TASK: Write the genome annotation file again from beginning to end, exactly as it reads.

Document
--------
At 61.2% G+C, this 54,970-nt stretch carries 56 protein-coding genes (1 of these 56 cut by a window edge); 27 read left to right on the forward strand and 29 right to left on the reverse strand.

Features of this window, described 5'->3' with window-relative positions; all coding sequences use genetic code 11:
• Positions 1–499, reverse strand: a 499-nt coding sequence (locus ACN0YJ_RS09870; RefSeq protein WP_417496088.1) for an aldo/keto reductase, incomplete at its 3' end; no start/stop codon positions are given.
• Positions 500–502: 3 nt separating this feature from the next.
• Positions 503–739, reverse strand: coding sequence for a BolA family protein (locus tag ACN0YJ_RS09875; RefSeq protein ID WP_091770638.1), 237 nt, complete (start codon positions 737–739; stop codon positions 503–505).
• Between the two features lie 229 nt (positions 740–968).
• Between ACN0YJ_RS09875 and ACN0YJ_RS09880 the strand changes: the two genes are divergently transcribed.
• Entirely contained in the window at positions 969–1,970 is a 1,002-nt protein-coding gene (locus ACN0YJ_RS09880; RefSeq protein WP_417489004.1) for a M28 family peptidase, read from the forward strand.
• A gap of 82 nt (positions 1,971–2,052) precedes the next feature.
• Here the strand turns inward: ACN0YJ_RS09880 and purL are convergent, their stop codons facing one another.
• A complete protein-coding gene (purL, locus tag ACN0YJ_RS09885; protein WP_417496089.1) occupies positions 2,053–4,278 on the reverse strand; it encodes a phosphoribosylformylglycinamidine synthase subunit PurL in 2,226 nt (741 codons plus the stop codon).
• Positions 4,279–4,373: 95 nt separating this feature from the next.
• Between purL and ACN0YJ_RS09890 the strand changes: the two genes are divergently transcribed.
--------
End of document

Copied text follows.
At 61.2% G+C, this 54,970-nt stretch carries 56 protein-coding genes (1 of these 56 cut by a window edge); 27 read left to right on the forward strand and 29 right to left on the reverse strand.

Features of this window, described 5'->3' with window-relative positions; all coding sequences use genetic code 11:
• Positions 1–499, reverse strand: a 499-nt coding sequence (locus ACN0YJ_RS09870; RefSeq protein WP_417496088.1) for an aldo/keto reductase, incomplete at its 3' end; no start/stop codon positions are given.
• Positions 500–502: 3 nt separating this feature from the next.
• Positions 503–739, reverse strand: coding sequence for a BolA family protein (locus tag ACN0YJ_RS09875; RefSeq protein ID WP_091770638.1), 237 nt, complete (start codon positions 737–739; stop codon positions 503–505).
• Between the two features lie 229 nt (positions 740–968).
• Between ACN0YJ_RS09875 and ACN0YJ_RS09880 the strand changes: the two genes are divergently transcribed.
• Entirely contained in the window at positions 969–1,970 is a 1,002-nt protein-coding gene (locus ACN0YJ_RS09880; RefSeq protein WP_417489004.1) for a M28 family peptidase, read from the forward strand.
• A gap of 82 nt (positions 1,971–2,052) precedes the next feature.
• Here the strand turns inward: ACN0YJ_RS09880 and purL are convergent, their stop codons facing one another.
• A complete protein-coding gene (purL, locus tag ACN0YJ_RS09885; protein WP_417496089.1) occupies positions 2,053–4,278 on the reverse strand; it encodes a phosphoribosylformylglycinamidine synthase subunit PurL in 2,226 nt (741 codons plus the stop codon).
• Positions 4,279–4,373: 95 nt separating this feature from the next.
• Between purL and ACN0YJ_RS09890 the strand changes: the two genes are divergently transcribed.